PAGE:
“I’m not one of these guys who’s going to give, on something as serious and important as foreign policy, a seat-of-the-pants answer,” he told reporters Wednesday. “When I have an informed opinion, I’ll give it, and when I don’t … I say ‘I don’t know.’ I think ‘I don’t know’ is a pretty powerful answer in politics.”

In New Hampshire on Tuesday, Christie warned of doom for entitlement programs and laid out his policy push for reform, which would include ending Social Security payments to the very wealthy among other proposals.

Speaking to reporters on Wednesday, Christie was asked if he’d consider tax increases to help address fiscal issues on the federal level.

“Everything’s on the table for conversation, but I don’t think that the problem right now in America is that we’re undertaxed,” he said. “So that would not be my inclination.”

Raising taxes, he said, would not be enough to fix entitlement programs, saying they must first be reformed. But he didn’t take tax hikes off the table.

“When you’re a leader you have to be willing to listen to everybody’s ideas,” he said. “But my ideas I’ve laid out very specifically yesterday how to fix these problems — it doesn’t include increasing taxes. That’s not the way to fix this problem.”

In an editorial board meeting with the New Hampshire Union Leader, Christie was asked about the George Washington Bridge scandal that led to the firing or resignation of multiple people in his administration, though Christie has been found of no wrongdoing so far. The U.S. attorney in New Jersey is still investigating the issue, in which access lanes to the nation’s busiest bridge were closed out of an apparent act of political retribution against a Democratic mayor.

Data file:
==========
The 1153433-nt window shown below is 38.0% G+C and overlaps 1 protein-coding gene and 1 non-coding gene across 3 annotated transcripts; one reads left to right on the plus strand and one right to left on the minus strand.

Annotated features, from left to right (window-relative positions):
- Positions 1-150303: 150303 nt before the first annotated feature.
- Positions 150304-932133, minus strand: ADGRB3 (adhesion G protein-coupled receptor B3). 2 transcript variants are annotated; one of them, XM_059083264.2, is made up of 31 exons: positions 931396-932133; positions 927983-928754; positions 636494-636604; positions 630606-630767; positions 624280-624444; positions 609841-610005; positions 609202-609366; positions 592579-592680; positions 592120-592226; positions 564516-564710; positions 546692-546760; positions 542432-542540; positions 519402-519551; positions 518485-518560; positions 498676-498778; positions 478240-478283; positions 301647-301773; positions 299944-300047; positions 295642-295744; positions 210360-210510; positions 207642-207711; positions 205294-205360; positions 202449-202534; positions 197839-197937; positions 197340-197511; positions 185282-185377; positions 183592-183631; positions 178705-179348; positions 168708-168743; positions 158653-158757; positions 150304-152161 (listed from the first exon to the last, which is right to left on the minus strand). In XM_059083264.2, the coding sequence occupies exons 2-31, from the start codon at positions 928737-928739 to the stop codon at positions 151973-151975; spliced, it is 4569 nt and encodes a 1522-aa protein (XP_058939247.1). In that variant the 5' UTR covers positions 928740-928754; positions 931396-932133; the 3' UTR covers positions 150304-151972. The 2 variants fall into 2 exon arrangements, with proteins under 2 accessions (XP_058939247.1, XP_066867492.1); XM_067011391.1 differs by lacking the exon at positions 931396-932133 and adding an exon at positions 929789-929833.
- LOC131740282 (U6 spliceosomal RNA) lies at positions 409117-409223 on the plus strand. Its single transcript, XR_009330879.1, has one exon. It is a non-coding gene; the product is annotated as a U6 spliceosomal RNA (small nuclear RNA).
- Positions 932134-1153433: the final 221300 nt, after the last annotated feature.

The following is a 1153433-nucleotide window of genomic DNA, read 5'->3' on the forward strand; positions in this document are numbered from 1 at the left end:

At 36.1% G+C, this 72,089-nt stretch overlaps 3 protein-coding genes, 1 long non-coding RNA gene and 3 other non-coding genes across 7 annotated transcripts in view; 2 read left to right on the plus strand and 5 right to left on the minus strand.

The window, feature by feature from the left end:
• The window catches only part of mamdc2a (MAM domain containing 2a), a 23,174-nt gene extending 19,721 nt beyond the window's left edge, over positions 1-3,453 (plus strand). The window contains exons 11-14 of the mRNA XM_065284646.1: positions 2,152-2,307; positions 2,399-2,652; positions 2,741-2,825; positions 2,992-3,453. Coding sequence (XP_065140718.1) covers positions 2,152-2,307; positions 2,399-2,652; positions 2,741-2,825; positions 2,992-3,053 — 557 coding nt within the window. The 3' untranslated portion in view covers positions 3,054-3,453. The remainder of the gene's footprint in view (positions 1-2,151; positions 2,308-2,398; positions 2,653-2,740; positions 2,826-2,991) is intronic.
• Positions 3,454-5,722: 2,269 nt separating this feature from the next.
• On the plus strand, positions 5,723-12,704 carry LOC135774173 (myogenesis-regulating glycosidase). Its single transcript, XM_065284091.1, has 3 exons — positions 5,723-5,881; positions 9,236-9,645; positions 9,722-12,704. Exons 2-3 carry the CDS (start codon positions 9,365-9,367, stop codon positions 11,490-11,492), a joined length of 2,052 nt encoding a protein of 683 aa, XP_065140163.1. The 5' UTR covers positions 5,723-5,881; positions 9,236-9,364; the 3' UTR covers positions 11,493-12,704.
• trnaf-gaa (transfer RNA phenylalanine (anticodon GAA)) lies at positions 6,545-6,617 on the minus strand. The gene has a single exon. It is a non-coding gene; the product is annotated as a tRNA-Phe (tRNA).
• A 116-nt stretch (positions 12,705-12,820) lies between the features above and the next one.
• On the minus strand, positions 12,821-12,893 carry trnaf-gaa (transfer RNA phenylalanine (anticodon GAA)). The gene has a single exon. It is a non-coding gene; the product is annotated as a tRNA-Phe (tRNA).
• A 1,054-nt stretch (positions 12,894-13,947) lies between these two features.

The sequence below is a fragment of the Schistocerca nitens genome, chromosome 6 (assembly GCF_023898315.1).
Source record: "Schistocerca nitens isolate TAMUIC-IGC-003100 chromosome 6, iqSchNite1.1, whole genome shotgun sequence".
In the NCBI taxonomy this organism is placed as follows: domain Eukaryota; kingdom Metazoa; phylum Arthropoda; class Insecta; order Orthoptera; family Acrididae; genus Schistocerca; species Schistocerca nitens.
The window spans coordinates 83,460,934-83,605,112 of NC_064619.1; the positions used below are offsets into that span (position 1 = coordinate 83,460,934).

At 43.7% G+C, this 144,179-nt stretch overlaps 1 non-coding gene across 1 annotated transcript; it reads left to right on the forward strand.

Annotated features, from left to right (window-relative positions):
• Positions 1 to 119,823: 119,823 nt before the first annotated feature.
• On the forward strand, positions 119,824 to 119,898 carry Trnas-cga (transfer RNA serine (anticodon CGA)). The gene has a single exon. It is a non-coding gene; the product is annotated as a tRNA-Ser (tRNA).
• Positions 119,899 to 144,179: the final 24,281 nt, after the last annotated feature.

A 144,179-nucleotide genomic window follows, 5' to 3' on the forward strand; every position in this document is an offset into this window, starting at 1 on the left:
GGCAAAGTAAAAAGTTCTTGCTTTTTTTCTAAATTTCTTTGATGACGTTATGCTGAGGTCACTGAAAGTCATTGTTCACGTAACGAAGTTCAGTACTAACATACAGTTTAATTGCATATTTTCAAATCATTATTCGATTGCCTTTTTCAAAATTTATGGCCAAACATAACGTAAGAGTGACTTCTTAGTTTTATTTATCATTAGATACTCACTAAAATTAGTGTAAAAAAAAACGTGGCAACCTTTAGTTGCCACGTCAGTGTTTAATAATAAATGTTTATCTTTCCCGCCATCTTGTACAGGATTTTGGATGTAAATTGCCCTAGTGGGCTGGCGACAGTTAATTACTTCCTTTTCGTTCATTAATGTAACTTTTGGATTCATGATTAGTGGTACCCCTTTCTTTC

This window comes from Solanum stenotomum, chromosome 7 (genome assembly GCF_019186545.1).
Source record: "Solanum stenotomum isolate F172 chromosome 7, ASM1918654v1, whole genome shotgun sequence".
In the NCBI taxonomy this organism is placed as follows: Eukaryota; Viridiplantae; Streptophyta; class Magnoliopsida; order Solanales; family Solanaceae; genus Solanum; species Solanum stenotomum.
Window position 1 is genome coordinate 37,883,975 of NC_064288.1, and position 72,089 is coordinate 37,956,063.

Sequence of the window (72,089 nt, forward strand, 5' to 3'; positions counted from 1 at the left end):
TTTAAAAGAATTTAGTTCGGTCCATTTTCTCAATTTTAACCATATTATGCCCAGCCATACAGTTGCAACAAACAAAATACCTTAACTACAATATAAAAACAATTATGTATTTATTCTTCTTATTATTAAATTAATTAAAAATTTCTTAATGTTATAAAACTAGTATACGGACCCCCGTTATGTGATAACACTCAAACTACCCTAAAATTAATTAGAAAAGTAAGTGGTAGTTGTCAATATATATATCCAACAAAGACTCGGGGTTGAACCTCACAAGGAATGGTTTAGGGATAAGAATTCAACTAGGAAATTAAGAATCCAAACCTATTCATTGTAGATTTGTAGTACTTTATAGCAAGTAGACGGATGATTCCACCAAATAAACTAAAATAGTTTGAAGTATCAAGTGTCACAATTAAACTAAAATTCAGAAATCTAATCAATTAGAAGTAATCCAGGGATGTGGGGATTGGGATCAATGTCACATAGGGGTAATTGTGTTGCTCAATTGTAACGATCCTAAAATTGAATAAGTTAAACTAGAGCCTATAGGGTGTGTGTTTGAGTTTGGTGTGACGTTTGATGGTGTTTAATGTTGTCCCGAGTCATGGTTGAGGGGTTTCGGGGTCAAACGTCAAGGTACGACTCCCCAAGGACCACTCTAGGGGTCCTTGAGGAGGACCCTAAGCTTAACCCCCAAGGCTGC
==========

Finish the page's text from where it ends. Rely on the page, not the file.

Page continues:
Christie, as he has said before, said he’s learned to be less trusting of people. “At my core, I’m a trusting person. I believe in the honesty of other people. And I think, for me, I’m also someone who likes to delegate responsibility to people and let them perform.”

He told reporters Tuesday that the U.S. attorney’s investigation does not factor into his timeline for announcing his 2016 decision, which he reiterated will come in the late spring or early summer.

Since the controversy, Christie has struggled to regain his once sky-high favorability ratings at home, and he’s worked to rehabilitate his national image.

At the diner Wednesday, a voter joked to Christie that when he heard the governor was coming to New Hampshire, he “made sure personally that the bridges were going to stay open.”

Laughing it off, Christie asked, “which direction is the bridge? I’ll go and make sure.”

Another voter sitting at the same table said he was caught in the traffic jam on the bridge caused by the closures in September 2013. “It was my anniversary,” he said.

“Really? How did it go? Not well, huh?” Christie asked.

“Not well,” he said, as the table laughed.

The man, Richard Moquin, later told Politico that he misremembered the incident, and it was in December, not September, of 2013 that he and his wife were stuck in traffic on their anniversary.

The governor is scheduled to hold a town hall in Londonderry later on Wednesday, followed by a second town hall in the state on Friday.

By Ashley Killough